My struggles with procrastination and avoidance inspired me to write about the solutions I discovered and use regularly. I hope they can help you too. Newman, Care Ministry Director
Procrastination & Avoidance
Procrastination and avoidance, not to be confused with patience and diligence, can be caused by many factors including:
Anxiety – the irrational fear of what might happen
Attention Deficit Disorder (ADD) – difficulties with focusing, sequencing, and prioritizing
Depression – low energy, motivation, concentration, pleasure, etc...
Low Self Confidence – the uncertainty of ability to succeed
Hyperbolic Discounting – also called “present bias,” is a cognitive bias, where people choose smaller, immediate rewards rather than larger, later rewards
Dealing with Challenging Feelings
Procrastination and avoidance can make anything seem intimidating. When you procrastinate, you opt for the instant gratification of enjoying yourself rather than the future reward of accomplishing the things you set out to do. This approach to life is called Hyperbolic Discounting.
The human brain is wired to cause us to hide our feelings, self-isolate, and live inauthentically. We prefer to put-off our discomfort of future survival and focus on the immediate relief to survive the moment.
The more we avoid thoughts, people, and experiences that stir up uncomfortable emotions, the smaller life becomes.
This is why procrastination and avoidance are more about ignoring feelings. We prefer replacing task with an easy distraction than focusing on work that offers a future reward because of how it feels. The same goes for avoidance.
A lot of important decisions that concern our health, wellness, financial security, and careers are affected by hyperbolic discounting.
Under harsher living conditions, we didn’t know if we will survive till the end of the day — so we choose the immediate things we feel help us survive.
Hidden feelings always become surrounded by shame and guilt. These common feelings hide in the shadows, but exposed to the light, they have no place to hide and have to leave.
Using the Triple A's: Acknowledgement, Awareness, Application,
Acknowledgement - When a challenging feeling presents itself, it is telling you it wants to be acknowledged and addressed. Feelings that lead to procrastination or avoidance also need to be measured. Take notice of how fast the feeling increases. low, med, high. For example, “I have things I really don’t feel like doing today.” This acknowledgment will remove from the shadows the nagging feeling to procrastinate or avoid and help you move forward.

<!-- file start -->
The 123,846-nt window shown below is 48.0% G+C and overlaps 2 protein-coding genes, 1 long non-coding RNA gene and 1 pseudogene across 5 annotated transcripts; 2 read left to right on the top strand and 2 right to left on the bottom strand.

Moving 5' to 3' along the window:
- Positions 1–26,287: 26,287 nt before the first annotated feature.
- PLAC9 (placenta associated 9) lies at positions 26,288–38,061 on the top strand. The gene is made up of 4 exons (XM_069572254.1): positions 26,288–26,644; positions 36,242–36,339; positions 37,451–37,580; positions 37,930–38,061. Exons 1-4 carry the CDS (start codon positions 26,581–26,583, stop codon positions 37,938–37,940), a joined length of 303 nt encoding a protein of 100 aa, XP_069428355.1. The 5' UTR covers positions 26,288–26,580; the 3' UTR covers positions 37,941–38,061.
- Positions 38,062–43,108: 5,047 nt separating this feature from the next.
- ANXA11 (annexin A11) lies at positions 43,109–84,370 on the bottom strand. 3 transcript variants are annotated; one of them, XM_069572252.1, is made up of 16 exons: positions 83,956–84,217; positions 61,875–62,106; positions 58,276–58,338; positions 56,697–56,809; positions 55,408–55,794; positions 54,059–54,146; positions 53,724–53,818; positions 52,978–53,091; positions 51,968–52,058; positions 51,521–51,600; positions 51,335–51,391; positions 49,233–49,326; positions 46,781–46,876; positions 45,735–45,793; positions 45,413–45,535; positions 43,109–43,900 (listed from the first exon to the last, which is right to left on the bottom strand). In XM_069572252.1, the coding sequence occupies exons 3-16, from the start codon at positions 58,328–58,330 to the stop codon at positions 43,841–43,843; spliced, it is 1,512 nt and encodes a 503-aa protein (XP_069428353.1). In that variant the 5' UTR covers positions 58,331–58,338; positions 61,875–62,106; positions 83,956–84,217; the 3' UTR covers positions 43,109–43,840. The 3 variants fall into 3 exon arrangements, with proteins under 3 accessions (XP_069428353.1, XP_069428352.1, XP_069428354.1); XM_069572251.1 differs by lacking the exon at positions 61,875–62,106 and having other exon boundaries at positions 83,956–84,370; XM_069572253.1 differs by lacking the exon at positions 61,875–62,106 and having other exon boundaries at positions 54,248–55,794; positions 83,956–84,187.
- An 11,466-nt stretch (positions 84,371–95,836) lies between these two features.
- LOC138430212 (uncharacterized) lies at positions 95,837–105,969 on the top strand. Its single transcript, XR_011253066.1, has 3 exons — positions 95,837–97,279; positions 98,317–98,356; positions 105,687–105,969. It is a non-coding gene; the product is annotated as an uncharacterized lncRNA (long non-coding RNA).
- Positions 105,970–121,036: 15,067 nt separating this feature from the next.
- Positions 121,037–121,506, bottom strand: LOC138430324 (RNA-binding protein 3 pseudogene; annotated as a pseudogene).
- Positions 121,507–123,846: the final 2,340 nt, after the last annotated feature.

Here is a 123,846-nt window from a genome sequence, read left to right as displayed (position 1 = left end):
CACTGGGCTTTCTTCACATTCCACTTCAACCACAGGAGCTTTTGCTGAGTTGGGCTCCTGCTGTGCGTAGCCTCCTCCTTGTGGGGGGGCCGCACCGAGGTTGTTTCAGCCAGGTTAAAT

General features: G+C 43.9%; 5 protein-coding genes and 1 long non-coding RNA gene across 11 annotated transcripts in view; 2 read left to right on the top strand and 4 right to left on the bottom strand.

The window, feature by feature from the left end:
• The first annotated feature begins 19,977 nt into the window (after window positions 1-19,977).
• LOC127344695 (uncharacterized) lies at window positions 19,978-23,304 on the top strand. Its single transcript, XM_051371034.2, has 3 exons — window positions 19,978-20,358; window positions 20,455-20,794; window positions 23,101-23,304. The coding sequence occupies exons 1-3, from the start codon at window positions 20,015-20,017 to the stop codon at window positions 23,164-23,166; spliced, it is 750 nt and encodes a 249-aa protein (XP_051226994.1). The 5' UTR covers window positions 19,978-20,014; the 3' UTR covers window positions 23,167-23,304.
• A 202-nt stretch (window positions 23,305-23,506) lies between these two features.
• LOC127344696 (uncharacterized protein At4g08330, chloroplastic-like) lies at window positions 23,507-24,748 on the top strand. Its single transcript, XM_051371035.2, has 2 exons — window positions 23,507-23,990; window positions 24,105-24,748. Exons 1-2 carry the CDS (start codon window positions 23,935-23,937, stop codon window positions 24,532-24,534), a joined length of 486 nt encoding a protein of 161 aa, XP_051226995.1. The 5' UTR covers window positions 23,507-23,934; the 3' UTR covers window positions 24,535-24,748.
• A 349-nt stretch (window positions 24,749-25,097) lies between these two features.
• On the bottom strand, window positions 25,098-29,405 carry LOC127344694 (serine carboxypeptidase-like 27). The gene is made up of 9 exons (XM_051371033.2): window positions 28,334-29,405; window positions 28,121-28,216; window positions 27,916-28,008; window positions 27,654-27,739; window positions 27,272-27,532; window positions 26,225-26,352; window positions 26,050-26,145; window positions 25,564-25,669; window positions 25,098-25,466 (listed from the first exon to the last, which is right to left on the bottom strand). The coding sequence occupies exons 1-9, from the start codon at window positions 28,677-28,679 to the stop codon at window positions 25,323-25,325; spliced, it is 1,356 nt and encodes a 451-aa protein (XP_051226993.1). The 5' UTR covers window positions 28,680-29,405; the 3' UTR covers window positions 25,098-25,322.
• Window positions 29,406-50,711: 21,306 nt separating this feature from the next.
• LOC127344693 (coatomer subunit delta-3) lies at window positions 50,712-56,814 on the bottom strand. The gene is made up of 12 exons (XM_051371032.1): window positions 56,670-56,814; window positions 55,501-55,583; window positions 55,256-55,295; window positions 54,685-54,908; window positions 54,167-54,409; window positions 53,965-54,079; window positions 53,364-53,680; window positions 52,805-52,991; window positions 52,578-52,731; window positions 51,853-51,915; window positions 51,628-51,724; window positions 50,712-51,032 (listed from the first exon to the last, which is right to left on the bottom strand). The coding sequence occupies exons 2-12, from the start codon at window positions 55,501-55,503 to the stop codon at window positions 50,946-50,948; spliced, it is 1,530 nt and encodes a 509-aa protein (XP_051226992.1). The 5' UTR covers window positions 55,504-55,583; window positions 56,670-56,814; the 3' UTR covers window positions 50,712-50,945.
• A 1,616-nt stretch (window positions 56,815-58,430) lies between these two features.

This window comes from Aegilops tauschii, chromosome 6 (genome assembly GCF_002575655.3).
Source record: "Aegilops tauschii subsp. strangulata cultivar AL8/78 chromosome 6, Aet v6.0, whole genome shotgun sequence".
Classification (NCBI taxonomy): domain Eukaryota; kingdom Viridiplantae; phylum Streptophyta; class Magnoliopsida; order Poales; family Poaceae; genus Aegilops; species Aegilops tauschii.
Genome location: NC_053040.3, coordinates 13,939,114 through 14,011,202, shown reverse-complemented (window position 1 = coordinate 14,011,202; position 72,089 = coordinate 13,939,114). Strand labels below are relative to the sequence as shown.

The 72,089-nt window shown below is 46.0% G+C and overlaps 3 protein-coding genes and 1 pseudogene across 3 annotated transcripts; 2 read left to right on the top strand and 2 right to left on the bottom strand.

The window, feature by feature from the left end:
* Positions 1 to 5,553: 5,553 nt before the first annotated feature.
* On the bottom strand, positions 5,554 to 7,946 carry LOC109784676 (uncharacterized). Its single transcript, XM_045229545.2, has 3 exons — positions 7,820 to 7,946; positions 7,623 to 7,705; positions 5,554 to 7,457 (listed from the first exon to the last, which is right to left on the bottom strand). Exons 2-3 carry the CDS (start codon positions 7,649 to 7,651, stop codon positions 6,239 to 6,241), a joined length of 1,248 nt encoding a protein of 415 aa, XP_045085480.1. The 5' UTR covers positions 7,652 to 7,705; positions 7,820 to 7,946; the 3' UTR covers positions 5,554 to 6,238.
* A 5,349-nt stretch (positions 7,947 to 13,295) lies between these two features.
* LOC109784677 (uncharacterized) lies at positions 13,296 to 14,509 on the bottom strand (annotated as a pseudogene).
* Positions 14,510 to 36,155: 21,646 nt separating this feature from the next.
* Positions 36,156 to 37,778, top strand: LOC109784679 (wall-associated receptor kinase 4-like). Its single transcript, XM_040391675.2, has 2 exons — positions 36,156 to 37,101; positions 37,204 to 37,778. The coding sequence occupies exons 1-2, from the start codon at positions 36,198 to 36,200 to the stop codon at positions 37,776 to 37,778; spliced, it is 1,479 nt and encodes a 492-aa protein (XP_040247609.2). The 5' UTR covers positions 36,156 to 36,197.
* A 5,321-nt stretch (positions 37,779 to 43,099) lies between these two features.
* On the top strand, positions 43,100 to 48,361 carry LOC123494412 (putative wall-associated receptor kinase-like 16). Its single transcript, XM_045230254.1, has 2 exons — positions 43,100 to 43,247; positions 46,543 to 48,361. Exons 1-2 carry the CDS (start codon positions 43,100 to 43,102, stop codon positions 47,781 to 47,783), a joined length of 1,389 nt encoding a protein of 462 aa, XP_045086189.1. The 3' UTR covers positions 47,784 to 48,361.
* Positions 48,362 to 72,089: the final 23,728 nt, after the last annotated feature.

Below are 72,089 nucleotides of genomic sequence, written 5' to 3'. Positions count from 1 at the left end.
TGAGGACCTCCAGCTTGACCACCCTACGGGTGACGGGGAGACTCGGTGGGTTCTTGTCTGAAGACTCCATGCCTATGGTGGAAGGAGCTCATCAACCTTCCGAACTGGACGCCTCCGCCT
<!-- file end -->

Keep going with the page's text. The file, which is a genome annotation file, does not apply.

Awareness - When a feeling overwhelms, it’s because it escalates. Having an awareness of solutions is key to adjusting the levels. Balance is brought back into focus with healthy responses. So, with awareness, you don’t have to overreact or under respond. Awareness requires some effort to develop because we need a landscape of knowledge to better understand ourselves. Example: “I’m aware I don’t want to do this. So, I’ll take a moment and step back, then decide the next step to take forward.” Just this simple change puts awareness into motion.
Application - Applying healthy mental exercises regularly, like mindfulness, improves resilience and builds mental health to strengthen daily living. Also, a mindfulness practice can move around with you as you go. It’s like having a supportive friend near the moment a challenge appears, helping you to remain focused. Example: “I’m taking one step at a time, but I’m feeling anxious. So, I’ll take a break, do mindful breathing, and then refocus.”
Mindful Practices help you relax your brain. The benefit is that when you relax your brain, you can shift gears and take on new information. That's when you can set a new intention for a better result. In the moment of clarity, the cleared-out space makes room for new direction. Like telling yourself the opposite of the previous feeling.
Just because a challenge can cause you to stumble, doesn’t mean you are a failure. Mental and physical challenges don't' define who we are. No one ever says, “I am cancer.” They say, “I have cancer.”